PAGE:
What’s bad for Wall Street will be made bad for Main Street!

Looking at the events transpiring this past week.  One could easily come to the conclusion that even the so-called Masters of the Universe aren’t such market mavens.  Well, perhaps Goldman Sachs or George Soros, but for a lot of hedge funds and institutional trading desks, this is their last quarter.  And this is what worries me.

While we’re rejoicing in the price of crude dropping, margin clerks, the repo men of the financial industry, are also sharing in your joy.  There isn’t a trader alive who doesn’t dread that one phone call.  If you’re a retail client (like most folks), then odds are your broker will notify you to pay up the difference in margin.  You normally got less than 24 hours before they liquidate your account.  For larger clients, and I mean big time ones, they often have a risk management department or a guy somewhere keeping tabs on this…well that’s the idea anyways.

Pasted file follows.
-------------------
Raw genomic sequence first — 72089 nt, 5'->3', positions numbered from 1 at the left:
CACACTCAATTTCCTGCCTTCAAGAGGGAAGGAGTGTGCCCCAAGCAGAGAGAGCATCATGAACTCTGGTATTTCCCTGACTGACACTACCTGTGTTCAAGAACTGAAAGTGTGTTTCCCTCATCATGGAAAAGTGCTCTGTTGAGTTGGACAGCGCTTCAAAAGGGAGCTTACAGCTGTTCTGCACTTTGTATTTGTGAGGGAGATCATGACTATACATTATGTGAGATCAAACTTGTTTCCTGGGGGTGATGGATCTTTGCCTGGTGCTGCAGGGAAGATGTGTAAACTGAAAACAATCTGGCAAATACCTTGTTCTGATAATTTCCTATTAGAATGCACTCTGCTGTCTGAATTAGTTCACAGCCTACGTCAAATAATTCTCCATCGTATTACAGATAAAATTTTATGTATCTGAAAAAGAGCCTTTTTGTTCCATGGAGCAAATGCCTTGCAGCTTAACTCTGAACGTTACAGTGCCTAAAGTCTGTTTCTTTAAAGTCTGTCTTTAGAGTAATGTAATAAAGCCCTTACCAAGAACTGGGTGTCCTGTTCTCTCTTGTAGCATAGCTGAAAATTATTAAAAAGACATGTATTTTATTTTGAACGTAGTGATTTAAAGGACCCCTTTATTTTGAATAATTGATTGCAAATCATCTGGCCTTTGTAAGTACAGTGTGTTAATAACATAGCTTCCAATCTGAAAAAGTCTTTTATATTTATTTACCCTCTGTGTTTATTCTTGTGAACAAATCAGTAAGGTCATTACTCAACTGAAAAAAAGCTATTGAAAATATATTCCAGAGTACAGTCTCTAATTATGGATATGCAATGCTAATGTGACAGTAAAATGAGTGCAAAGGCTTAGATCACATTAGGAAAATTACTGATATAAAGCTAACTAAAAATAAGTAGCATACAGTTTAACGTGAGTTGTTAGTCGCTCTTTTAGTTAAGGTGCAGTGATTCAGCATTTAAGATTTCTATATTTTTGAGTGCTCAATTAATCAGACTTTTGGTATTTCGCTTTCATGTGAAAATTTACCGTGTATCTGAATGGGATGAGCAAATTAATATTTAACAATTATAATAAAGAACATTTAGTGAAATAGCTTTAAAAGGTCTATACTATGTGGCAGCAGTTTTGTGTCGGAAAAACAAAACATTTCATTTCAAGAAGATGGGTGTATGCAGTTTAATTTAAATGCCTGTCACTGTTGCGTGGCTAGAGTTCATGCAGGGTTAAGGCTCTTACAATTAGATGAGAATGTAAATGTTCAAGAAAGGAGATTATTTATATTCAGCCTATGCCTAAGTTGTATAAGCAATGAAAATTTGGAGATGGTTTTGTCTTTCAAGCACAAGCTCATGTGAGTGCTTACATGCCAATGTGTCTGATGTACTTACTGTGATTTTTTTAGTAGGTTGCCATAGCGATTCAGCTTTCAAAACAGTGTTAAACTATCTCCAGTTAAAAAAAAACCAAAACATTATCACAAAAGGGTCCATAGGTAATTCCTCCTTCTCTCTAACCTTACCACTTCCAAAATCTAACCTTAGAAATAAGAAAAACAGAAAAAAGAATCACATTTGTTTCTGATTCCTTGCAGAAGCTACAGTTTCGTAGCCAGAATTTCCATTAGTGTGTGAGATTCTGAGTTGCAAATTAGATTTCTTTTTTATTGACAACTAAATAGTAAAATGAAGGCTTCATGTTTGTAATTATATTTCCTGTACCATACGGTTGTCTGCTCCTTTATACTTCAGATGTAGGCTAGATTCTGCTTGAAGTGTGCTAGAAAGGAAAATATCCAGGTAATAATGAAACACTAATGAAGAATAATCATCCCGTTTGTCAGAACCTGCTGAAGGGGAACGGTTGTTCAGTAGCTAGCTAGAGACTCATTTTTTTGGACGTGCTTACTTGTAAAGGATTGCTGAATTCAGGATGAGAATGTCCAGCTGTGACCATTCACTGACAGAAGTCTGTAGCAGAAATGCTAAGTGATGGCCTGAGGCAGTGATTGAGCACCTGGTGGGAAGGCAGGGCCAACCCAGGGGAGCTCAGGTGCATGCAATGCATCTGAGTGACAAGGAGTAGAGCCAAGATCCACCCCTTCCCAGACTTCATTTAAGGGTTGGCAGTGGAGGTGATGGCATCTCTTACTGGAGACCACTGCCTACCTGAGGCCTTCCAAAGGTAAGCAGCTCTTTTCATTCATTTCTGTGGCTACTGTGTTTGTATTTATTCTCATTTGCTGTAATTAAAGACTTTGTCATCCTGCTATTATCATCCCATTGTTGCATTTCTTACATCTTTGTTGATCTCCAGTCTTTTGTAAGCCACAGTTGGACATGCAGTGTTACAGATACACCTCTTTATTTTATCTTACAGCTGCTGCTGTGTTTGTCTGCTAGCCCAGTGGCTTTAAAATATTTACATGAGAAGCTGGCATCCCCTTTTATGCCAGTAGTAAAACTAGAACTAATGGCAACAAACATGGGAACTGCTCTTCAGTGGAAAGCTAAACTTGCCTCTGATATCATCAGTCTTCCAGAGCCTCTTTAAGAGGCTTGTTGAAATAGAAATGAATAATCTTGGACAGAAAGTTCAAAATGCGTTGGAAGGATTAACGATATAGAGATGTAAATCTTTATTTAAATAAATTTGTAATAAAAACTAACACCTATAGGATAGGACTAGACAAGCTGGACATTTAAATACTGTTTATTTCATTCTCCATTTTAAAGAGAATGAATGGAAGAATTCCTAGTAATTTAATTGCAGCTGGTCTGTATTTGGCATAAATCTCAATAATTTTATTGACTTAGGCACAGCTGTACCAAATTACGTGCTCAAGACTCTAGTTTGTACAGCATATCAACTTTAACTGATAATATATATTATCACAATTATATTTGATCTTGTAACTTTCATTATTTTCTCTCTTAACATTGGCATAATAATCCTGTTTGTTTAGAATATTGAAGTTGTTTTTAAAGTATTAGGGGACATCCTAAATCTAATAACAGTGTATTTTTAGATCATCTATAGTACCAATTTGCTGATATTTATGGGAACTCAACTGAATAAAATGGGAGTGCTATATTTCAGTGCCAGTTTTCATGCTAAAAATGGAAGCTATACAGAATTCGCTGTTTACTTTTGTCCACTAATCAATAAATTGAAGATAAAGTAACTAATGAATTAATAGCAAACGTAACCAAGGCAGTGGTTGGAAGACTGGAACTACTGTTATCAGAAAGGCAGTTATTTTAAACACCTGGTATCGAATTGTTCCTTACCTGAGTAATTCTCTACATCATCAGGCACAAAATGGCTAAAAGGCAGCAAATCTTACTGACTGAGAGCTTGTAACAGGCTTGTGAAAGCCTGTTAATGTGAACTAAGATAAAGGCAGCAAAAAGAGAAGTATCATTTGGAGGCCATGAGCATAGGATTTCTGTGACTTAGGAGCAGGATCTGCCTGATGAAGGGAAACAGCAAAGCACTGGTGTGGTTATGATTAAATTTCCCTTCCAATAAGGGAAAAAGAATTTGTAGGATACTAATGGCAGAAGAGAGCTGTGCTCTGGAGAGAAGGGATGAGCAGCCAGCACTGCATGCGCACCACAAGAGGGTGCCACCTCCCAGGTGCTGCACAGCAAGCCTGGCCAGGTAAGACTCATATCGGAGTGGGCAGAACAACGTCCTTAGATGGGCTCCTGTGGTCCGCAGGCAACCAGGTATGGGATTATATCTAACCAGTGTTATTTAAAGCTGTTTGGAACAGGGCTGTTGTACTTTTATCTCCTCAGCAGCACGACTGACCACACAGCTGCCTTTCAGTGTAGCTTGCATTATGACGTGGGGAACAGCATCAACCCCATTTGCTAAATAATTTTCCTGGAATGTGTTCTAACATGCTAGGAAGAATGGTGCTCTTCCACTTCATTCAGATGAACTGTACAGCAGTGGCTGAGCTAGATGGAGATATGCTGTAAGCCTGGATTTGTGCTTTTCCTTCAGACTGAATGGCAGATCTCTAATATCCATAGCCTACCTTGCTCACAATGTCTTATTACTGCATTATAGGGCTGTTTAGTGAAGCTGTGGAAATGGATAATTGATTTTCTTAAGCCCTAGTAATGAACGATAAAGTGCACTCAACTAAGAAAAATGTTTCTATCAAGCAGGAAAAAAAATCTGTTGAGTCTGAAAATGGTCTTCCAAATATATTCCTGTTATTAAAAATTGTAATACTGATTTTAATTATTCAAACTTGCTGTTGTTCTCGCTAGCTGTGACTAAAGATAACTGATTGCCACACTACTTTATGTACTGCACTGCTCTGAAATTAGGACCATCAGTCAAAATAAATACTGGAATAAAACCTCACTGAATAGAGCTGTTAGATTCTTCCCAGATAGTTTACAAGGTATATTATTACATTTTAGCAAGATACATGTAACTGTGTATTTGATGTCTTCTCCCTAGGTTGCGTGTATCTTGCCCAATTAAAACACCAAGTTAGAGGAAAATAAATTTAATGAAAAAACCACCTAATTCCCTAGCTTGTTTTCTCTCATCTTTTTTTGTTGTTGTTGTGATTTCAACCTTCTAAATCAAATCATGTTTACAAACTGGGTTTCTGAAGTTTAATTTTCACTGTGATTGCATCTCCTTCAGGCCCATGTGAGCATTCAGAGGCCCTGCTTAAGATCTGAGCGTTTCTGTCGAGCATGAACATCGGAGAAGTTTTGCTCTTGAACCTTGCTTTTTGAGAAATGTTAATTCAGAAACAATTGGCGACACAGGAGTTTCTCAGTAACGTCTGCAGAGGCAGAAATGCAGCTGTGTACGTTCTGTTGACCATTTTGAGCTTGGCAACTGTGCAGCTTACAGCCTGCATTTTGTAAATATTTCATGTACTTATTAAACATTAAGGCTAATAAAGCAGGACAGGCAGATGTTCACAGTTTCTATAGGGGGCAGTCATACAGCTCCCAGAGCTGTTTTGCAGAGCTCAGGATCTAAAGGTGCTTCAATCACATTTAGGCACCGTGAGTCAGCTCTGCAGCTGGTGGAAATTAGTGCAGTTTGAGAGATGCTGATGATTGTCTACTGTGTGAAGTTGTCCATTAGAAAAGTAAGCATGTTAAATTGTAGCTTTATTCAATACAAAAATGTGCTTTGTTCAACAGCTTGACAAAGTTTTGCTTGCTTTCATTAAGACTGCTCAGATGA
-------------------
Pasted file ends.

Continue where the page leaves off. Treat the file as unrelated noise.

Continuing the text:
Are we going to have to bail out a commodities trading fund next?

Many of these desks, like we are seeing with Lehman or even AIG, were trading with enormous leverage.  Often, able to borrow money at a discount, management would often grant the trading desk leverage many times the cash they carried; 40 to 1 was a norm in many places.  And to the folks running the company, risk management was in their minds so what was the big deal?

Of course, with oil ratcheting on an ever higher price and research pointing to $100 then $200 price, things only looked good. What was the harm in increasing their position?  You look at the volume, a 1000 lots of crude would go in a blink of an eye.  And it wasn’t just oil, we saw an influx of new cash into everything from boring ol’ corn to gold.  There was even Exchange Traded Funds on the American Stock Exchange and the NYSE that represented positions in these things.  You got to figure that behind each new commodities mutual fund or ETF was a trading desk.

Yet, as you can see in that chart above, things didn’t go as high as people predicted.  That isn’t to say oil couldn’t go to $200, I’m sure it will, but that won’t help the trader facing a margin call.  Some jackass daytrader like myself facing a margin call is one thing, but say a hedge fund with twenty or forty billion dollars worth of commodity contracts is a whole other ball game.

What’s bad for Wall Street will be made bad for Main Street!